The first use of geophysics in borehole siting in hardrock areas of Africa
The first resistivity soundings applied to borehole siting in Basement areas of Africa were probably measured by Dr. Sydney Shaw in 1933 in Southern Rhodesia, now Zimbabwe. Using a Megger Earth Tester and Wenner array, soundings were measured at a selection of both dry and successful boreholes, and compared. Re-examination of Shaw’s soundings using modern technology shows that the sounding curves are of surprisingly high quality even on today’s standards and indicate a strong relationship between interpreted depth to unfractured granite and drilling results. His survey helped the adoption in Africa of resistivity methods as standard practice in the location of drilling sites for water supply.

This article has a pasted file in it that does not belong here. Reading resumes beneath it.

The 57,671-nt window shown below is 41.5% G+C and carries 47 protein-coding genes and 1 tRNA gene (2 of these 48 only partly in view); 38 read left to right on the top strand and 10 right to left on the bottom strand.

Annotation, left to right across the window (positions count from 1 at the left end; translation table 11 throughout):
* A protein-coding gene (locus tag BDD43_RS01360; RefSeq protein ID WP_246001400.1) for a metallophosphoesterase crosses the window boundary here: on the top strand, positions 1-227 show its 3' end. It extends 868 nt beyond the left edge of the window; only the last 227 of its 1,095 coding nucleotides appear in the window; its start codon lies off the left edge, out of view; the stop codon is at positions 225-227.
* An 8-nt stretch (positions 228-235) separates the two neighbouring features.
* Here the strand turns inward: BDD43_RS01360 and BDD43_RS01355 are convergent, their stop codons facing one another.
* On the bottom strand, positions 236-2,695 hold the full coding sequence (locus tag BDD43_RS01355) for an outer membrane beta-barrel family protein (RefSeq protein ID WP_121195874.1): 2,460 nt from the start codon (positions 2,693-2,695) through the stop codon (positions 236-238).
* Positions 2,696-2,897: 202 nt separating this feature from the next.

Figures & Tables
The collection of papers in this volume records the development of hydrogeology in Britain over the last 200 years. Following the application, by William smith, of stratigraphic principles to the sinking of wells, Victorian engineers and scientists established groundwater as a major contributor to public water supplies. In the twentieth century, the development of groundwater continued rapidly, controlled by an ever-changing regulatory regime. The 25 papers in this volume review the progrss which has been made, and the lives and work of some of those who were intimately involved.